The Hitchhiker's Guide to PCB Design

The Hitchhiker's Guide to PCB Design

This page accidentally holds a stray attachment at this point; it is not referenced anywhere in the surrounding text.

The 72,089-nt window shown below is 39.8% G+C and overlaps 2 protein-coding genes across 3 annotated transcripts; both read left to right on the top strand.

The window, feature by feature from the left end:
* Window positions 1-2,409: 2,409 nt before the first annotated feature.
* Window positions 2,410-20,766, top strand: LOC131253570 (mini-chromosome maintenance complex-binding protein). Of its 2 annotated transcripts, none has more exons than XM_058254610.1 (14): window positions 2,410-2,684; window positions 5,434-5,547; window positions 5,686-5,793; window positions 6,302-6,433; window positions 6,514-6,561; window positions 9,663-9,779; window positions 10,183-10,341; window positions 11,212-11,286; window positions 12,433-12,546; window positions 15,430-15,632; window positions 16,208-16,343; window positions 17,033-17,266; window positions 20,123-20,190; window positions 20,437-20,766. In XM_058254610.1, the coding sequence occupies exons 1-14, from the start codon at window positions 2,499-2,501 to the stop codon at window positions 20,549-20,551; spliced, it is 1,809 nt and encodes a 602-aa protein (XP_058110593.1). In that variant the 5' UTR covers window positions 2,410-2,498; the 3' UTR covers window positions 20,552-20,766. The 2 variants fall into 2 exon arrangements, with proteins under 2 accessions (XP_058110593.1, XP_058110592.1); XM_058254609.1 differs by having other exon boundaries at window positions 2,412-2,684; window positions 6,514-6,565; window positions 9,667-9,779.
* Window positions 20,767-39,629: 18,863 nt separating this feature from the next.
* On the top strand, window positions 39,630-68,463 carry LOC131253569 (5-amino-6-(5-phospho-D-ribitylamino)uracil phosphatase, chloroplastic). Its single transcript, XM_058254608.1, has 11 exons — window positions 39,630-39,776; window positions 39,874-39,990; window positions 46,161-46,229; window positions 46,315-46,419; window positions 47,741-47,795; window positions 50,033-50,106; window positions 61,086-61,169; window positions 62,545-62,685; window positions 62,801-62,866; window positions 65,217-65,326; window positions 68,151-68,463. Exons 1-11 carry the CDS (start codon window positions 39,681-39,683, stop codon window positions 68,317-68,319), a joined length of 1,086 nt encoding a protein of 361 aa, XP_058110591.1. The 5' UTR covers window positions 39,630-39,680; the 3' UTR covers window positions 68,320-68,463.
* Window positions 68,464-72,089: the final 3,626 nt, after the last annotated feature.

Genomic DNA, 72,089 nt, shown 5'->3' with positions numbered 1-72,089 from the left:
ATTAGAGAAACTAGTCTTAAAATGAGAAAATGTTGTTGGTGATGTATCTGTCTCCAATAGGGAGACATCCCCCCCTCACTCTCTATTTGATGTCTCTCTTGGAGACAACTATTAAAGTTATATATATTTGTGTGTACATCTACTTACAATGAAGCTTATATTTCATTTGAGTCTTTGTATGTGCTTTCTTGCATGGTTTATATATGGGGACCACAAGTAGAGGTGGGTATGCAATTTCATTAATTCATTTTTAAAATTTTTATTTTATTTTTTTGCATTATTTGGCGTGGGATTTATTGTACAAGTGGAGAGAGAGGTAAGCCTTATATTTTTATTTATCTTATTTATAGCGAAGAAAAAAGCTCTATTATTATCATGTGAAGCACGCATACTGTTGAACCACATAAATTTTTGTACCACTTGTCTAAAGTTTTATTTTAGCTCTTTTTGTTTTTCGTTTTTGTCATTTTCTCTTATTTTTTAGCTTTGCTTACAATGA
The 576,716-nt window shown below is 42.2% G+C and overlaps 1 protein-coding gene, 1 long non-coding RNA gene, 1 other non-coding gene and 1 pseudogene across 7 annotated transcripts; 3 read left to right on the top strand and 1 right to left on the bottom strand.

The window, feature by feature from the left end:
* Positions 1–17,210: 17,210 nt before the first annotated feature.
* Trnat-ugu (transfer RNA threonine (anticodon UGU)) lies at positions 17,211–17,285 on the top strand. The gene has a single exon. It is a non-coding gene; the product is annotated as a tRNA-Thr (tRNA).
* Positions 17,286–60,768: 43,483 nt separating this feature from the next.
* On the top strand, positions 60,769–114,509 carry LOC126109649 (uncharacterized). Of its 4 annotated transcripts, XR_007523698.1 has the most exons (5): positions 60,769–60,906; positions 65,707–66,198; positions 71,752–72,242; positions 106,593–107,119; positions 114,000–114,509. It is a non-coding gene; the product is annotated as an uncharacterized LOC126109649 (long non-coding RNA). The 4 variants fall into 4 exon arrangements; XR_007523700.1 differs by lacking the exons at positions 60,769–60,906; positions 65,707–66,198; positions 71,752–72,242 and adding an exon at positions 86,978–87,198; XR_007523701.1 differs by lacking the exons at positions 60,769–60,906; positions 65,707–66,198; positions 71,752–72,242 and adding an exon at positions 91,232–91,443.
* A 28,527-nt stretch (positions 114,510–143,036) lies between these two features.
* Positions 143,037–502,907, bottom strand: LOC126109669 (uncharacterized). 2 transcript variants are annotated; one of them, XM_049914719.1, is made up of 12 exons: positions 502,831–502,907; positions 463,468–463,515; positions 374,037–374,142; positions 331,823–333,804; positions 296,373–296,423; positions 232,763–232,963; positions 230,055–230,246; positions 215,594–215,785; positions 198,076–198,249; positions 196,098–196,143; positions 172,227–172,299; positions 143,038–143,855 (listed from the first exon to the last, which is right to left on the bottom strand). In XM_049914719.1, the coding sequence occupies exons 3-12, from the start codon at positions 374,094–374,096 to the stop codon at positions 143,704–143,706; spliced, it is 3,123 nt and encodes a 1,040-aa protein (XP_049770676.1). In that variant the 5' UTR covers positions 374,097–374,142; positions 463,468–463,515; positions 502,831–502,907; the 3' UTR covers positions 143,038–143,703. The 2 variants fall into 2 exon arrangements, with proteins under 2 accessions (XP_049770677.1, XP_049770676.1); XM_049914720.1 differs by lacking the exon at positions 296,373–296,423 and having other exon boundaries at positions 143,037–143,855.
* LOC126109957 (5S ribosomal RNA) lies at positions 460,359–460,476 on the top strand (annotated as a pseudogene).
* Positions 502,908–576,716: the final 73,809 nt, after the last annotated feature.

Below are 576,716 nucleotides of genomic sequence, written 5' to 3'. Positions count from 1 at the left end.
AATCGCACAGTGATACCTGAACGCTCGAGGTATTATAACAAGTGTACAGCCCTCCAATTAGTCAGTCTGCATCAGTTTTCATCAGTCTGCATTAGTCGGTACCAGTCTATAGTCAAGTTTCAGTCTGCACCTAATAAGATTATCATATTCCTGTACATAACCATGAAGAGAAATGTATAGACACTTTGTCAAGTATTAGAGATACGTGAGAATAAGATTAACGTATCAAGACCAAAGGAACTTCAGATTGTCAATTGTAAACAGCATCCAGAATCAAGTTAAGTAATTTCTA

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64 Just about everything pertaining to copper in a PCB design is controllable in the design rules portion of a PCB layout tool. The pre-set design rule values or "default settings" are set by a layout tool provider who knows nothing about the new layout a designer may be working on. There can be hundreds, if not thousands, of control variants in the tool's default settings which can cause catastrophic manufacturing conflicts if not re-set to match the requirements of a new project. Once the connectivity of the layout is synchronized with the schematic, it is essential for a designer to surmise which general design rule constraints will best control the new design and reset them for the required result. For instance, if not re-set, a pre-set copper plane clearance value of .005 [0.127mm] will yield an un-manufacturable etching condition if a 2oz base copper thickness requirement has been setup in the stack-up. When the thickness of copper used in a stack-up is increased, the copper clearances must be increased accordingly. Unfortunately, PCB software does not check for this condition, but it will adjust for the condition. The PCB design engineer must control the copper clearance setting to ensure there will be enough artwork clearance for the supplier to etch enough copper clearance. Another negative result of failing to reset default values might involve noisy clock lines. If a clock line is not identified as an aggressor and is treated with the same 5mil default spacing constraint rules as other lines, there is a risk of the line being packed too closely to other lines during routing. To prevent this, a designer can specify special spacing constraints for aggressive or sensitive lines and add them to a design "class." A design constraint class may be assigned many unique design attributes, including wider spacing constraints. If the class spacing is set to 20mils, adding a clock line into the class will impose the new spacing of 20mils onto the line and the design rules checking process will audit for the condition. In general, there are five basic areas which will need to be configured to match the design you are working on. Four of the five category settings directly affect manufacturability: copper plane clearance, part outline clearance, drill (hole) clearance, legend (markings) clearance, and trace length clearance. The last setting category affects performance: trace length and clearance. It will likely take some time for a new designer to learn how to control all the design rule settings. However, concentrating on these five categories first should help. Click to Enlarge

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